Kevin Dangoor continues to have a brain which is quite well attached to his powers of expression.

Robert Scoble has seen the man behind the curtain, and he has a perennially bad haircut and nerdy glasses.

Adam Bosworth has a lot to say about n-tiered XML-based services (via Joel).

In true blog fashion, I’m linking to others who think the same way I do. I’m gonna have to start reading and linking to crap that I find malodourous and unconscionable, when I get the time.

I’ve been trying to figure out why Doc feels it important to advertise the uptime on his Linux box (Uptime: 105 days.. etc). My guess is that it’s part of the “Linux is way more stable than Windows” thing.

I know I’m fishing for a black eye here, but I contend that it’s not even particularly relevant for a desktop system, and isn’t really an issue with most server configurations.

Desktop systems, because they’re not serving stuff to others, don’t need to be running all the time. I always leave my desktop running all day in case I need to use it, but it goes off at night and gets turned back on in the morning. I use Win2000’s hibernation feature,
so it doesn’t actually cause a reboot, but I’ve usually closed all programs by then anyhow, so it’s just a matter of what will boot up faster. I guess with Hibernate, I only boot once a month or less, but again, on a desktop, it’s not very relevant.

Server-wise, I want the machine running all the time. I set up the services running on it and then off it goes. Other than power failures, my NT4/SP4 box was up from December to June before I forced a boot with the SP6 upgrade to fix some security issues. No unexpected downtimes or runaway memory. I use this machine for HTTP/FTP/SMTP and some sundry stuff I do via remote control.

That reboot was necessary because various in-use system DLLs were replaced. With Windows, the operating system and its associated services aren’t as granulated as with *nix, so this happens. With Linux, messing with the Kernel is the only thing that will really require a reboot.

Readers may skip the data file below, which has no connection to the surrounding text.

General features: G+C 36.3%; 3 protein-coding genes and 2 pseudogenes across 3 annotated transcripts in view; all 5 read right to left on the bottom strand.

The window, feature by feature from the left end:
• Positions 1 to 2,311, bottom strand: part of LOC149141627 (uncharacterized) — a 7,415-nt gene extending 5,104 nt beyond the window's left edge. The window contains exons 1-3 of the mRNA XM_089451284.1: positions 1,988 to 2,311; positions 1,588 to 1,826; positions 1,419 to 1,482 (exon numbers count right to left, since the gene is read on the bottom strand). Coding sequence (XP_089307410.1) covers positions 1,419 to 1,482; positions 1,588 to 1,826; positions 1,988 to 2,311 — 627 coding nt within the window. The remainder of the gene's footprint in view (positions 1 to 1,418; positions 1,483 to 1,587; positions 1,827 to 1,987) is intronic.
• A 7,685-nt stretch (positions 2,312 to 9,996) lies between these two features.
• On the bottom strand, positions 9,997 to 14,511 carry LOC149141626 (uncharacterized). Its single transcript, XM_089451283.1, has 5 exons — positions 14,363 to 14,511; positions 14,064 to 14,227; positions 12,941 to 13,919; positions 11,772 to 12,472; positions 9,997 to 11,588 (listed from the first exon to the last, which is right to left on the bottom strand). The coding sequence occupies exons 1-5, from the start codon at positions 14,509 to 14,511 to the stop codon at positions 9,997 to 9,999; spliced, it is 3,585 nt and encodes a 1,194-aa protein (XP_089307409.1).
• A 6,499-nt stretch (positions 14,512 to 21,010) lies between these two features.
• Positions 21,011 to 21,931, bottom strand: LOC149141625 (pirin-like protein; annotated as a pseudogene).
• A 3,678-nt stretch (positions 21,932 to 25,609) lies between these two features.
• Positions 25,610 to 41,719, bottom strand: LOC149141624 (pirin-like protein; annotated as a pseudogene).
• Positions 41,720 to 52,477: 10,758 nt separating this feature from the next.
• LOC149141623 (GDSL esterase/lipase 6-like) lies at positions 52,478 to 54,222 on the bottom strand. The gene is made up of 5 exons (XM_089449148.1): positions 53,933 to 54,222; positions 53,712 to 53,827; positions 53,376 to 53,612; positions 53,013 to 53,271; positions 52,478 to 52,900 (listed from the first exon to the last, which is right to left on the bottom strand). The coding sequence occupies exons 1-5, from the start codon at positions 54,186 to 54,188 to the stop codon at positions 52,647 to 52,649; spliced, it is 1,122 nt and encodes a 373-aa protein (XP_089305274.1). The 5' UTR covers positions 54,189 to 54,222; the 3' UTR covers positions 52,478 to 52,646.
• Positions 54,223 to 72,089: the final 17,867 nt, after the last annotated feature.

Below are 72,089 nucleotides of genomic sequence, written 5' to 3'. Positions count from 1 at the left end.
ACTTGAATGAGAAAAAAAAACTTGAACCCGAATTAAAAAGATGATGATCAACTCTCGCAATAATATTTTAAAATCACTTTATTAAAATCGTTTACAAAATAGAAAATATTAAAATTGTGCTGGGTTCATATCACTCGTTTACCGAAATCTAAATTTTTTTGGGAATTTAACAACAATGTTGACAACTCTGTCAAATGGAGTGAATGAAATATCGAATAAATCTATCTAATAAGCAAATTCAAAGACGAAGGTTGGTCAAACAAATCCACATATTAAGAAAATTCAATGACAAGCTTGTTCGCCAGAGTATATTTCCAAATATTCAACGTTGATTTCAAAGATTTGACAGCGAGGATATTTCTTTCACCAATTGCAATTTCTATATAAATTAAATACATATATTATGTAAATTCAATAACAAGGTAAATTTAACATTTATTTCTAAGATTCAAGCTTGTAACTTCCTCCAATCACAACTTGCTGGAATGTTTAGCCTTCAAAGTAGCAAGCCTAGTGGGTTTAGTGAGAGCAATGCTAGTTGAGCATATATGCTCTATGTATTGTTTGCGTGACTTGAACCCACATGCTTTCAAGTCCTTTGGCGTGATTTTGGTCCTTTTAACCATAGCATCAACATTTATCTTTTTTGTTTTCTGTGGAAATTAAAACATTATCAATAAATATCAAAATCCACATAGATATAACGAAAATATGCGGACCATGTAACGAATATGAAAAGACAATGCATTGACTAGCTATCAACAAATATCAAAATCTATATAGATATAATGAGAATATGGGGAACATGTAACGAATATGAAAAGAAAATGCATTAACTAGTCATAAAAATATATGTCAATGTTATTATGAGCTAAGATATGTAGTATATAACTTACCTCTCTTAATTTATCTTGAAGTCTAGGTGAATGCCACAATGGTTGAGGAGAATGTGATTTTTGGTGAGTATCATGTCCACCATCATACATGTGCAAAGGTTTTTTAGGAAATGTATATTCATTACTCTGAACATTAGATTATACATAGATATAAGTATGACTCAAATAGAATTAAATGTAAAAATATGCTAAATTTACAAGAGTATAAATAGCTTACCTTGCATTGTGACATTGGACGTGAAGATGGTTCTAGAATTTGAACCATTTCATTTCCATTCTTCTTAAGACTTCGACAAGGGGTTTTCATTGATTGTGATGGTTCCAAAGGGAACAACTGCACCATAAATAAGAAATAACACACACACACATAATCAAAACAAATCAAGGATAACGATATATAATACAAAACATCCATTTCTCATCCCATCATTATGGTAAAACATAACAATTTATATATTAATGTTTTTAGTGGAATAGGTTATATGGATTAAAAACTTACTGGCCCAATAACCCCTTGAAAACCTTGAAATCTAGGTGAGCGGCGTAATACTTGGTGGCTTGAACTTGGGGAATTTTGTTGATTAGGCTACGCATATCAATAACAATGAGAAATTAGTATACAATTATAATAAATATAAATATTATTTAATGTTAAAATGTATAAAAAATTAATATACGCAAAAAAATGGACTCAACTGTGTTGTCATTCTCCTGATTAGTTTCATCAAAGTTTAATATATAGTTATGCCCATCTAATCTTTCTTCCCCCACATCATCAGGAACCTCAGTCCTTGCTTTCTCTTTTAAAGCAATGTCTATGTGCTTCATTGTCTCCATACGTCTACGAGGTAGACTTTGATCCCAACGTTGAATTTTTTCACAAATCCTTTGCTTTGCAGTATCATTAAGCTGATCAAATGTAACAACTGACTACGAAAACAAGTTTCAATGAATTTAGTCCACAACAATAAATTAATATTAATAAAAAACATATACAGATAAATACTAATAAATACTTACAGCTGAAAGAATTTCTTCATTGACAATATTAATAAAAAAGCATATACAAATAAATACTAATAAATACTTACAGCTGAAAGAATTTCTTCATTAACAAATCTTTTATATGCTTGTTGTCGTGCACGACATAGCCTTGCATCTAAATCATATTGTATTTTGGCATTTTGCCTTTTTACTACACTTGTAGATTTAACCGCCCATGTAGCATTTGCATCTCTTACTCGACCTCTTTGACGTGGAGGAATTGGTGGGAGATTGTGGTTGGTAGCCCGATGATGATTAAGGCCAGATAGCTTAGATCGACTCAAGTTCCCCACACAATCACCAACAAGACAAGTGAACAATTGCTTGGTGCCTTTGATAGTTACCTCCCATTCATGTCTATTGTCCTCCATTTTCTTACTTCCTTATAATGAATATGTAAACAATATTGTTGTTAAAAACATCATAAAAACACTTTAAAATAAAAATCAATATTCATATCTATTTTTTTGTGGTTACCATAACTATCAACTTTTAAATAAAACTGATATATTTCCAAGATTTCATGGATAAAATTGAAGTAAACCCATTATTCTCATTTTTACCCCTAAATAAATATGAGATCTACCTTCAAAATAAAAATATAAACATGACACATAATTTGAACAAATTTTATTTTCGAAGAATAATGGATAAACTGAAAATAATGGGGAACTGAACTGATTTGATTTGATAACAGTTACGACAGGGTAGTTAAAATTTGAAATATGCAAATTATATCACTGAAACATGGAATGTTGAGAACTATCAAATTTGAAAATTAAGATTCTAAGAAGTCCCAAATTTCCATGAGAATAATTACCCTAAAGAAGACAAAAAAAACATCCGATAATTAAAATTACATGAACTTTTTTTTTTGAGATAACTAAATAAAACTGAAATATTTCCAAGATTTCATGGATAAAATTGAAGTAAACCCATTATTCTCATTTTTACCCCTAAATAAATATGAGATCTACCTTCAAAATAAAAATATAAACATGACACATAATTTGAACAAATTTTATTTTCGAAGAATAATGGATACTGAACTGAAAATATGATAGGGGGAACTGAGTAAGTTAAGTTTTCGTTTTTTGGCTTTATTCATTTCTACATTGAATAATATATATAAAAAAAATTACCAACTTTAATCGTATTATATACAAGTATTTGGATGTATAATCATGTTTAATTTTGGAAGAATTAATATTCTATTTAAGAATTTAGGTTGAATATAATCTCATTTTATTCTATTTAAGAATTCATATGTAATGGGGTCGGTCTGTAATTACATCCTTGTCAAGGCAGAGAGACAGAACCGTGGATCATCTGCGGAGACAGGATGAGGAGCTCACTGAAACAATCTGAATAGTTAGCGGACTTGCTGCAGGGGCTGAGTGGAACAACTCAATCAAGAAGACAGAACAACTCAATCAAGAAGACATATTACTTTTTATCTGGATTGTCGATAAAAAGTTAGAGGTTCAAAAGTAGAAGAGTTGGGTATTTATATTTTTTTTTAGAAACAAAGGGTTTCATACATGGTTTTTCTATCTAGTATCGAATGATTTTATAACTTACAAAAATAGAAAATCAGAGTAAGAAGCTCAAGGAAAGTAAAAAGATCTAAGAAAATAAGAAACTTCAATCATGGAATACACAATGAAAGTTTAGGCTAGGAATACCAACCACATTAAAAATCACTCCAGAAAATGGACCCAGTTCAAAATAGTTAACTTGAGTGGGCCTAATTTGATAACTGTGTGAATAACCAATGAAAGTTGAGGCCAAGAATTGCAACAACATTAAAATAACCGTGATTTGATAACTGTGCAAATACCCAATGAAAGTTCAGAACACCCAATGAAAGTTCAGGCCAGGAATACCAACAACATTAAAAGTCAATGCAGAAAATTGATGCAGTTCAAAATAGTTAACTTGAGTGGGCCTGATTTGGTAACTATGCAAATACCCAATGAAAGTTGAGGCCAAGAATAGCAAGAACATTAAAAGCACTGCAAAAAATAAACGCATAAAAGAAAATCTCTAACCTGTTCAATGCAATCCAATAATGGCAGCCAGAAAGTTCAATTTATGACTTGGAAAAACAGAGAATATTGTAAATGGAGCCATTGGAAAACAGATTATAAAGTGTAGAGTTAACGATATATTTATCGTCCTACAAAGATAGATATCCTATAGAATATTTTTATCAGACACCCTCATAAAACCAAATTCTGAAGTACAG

Other things will only require stopping and starting the particular program or daemon in question. For a dedicated web server, for instance, whether you reboot the whole system or just stop and start web services is moot – the single task the system is serving is interrupted.

My argument is with those folks who continue to write program installers for Win2000 as though they were dealing with Win3.1, and force a reboot on you although it is not necessary. They’re simply too lazy to write the shutdown/change/startup sequence stuff in case there is some unexpected state happening, so they write onBoot
installer stuff to force a known condition.

Culturally, nobody has ever written *nix installers that way, so they aren’t about to start, Unfortunately, Windows’ ability to have unobtrusive installations arrived after installation developers got used to having to force reboots on you, so some people continue to do it.

It’s mostly about the users. I don’t need to reboot my NT machine because I’m a nerdy guy who knows when and why to boot and not to boot. The vast majority of Linux users have a clue about their machine and take care to do things accordingly. When I’m using Linux however, I’m booting all the time in order to correct some damn thing that I don’t care to take the time to figure out how to fix without a reboot. Of course, if I start to use it in a professional atmosphere, I’ll act professionally about it and get a clue.

Unfortunately, Windows, like automatic transmission and cruise control in cars, has taught people that it’s neither necessary nor desirable to have a technical clue about the machinery you’re careening about in. Until people are forced to prove some real aptitude with the technology before using it, we’ll simply continue to have lots of crashes and their consequences.

And I’m sure that will happen as soon as you need to pass an exam before you can parent a child.

With that italicized glib remark at the end, I think I’ve managed to bring todays blog into complete compliance with disenchanted’s blog rant. Oops – except for a word-of-the-day. Now let’s see… serendipity.


following in her footsteps

June 19th, 2001

In front of Mann’s Chinese Theater on Hollywood Boulevard:

“Hey, Dad, here’s Shirley Temple’s footprints!”

Hey, Dad, here’s Shirley Temple’s footprints!

“I wonder…?”

I wonder…?

“They fit!!”

They fit!!

“Dad, have you seen my shoes?”

Dad, have you seen my shoes?


the anaheimlich manoeuver

June 12th, 2001

“a day to remember”

A day to remember


a day to remember

June 12th, 2001